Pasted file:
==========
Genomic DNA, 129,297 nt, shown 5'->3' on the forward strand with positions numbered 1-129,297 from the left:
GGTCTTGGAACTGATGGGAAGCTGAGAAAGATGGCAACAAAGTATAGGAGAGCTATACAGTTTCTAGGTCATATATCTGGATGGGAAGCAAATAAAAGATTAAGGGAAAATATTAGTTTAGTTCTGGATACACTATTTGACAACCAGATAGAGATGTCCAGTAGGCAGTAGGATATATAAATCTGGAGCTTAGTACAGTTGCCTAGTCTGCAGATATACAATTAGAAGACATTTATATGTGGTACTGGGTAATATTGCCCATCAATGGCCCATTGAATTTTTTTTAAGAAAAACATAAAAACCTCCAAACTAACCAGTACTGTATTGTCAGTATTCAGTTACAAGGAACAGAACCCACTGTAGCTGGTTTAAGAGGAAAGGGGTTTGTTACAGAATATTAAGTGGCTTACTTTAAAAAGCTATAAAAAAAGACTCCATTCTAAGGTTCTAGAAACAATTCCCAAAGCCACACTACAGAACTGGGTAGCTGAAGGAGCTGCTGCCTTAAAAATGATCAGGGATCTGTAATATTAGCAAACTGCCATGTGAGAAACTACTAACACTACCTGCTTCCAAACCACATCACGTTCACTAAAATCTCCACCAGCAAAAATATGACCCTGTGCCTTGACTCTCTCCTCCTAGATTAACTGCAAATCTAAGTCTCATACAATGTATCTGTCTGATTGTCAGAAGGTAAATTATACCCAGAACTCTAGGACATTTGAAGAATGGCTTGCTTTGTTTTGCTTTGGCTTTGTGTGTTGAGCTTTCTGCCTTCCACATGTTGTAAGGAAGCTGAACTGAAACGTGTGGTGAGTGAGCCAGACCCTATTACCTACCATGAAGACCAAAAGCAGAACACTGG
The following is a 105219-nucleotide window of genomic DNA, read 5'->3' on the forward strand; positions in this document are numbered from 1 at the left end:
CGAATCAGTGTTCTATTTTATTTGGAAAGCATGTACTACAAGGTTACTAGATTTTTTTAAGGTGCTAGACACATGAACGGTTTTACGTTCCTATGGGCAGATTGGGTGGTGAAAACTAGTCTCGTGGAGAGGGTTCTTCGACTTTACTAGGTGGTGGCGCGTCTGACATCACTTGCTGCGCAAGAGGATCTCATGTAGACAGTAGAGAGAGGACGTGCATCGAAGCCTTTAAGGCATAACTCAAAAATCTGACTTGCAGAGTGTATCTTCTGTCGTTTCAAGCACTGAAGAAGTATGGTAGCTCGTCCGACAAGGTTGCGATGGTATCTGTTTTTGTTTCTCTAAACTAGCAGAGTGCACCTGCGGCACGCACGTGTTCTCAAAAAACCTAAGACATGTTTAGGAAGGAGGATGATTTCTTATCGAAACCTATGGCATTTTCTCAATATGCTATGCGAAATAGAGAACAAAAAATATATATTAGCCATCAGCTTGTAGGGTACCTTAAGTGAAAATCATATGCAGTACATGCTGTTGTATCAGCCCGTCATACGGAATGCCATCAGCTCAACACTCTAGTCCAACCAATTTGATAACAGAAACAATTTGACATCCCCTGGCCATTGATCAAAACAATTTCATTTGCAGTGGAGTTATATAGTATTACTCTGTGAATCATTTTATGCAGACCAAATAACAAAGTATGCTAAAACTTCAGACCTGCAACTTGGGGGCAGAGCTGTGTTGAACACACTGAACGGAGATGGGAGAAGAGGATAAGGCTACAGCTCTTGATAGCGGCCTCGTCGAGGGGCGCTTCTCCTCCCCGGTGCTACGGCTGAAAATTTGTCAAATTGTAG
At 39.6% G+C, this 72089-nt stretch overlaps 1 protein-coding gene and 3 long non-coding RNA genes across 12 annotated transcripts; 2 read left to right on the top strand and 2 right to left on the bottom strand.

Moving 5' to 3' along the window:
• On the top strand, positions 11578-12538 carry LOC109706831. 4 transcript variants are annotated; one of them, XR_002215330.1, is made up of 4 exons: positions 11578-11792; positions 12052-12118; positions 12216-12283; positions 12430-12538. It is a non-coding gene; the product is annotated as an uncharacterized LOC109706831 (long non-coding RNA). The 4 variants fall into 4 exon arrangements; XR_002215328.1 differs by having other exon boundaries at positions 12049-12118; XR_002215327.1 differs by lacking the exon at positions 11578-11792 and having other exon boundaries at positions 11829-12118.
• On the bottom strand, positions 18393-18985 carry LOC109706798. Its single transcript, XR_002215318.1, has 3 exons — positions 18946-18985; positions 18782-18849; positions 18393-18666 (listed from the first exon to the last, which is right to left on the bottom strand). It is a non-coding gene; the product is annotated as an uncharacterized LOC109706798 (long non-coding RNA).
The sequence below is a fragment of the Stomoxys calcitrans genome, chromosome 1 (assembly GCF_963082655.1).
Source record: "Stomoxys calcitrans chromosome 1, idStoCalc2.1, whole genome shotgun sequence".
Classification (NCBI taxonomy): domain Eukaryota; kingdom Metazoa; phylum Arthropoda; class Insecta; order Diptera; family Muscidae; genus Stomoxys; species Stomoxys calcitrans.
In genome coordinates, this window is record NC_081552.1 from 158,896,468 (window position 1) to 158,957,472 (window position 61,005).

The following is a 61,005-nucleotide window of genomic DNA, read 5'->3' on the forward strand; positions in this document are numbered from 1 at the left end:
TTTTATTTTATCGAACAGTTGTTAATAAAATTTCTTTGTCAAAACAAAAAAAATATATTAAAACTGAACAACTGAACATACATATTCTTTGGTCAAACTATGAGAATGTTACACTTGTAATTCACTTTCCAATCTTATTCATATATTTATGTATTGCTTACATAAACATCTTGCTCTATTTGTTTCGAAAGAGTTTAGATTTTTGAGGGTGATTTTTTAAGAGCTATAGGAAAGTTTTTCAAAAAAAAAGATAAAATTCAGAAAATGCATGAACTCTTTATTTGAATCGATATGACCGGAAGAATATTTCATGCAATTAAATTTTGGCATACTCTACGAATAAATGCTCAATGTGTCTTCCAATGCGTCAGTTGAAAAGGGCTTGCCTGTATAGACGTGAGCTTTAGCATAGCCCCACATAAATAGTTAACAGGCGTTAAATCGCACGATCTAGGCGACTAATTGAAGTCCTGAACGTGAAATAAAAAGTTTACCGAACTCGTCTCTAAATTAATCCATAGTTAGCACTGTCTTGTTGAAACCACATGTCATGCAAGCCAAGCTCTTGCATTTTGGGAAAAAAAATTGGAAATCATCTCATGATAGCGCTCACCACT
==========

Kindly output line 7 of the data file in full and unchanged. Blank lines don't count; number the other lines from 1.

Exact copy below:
• On the top strand, positions 11578-12538 carry LOC109706831. 4 transcript variants are annotated; one of them, XR_002215330.1, is made up of 4 exons: positions 11578-11792; positions 12052-12118; positions 12216-12283; positions 12430-12538. It is a non-coding gene; the product is annotated as an uncharacterized LOC109706831 (long non-coding RNA). The 4 variants fall into 4 exon arrangements; XR_002215328.1 differs by having other exon boundaries at positions 12049-12118; XR_002215327.1 differs by lacking the exon at positions 11578-11792 and having other exon boundaries at positions 11829-12118.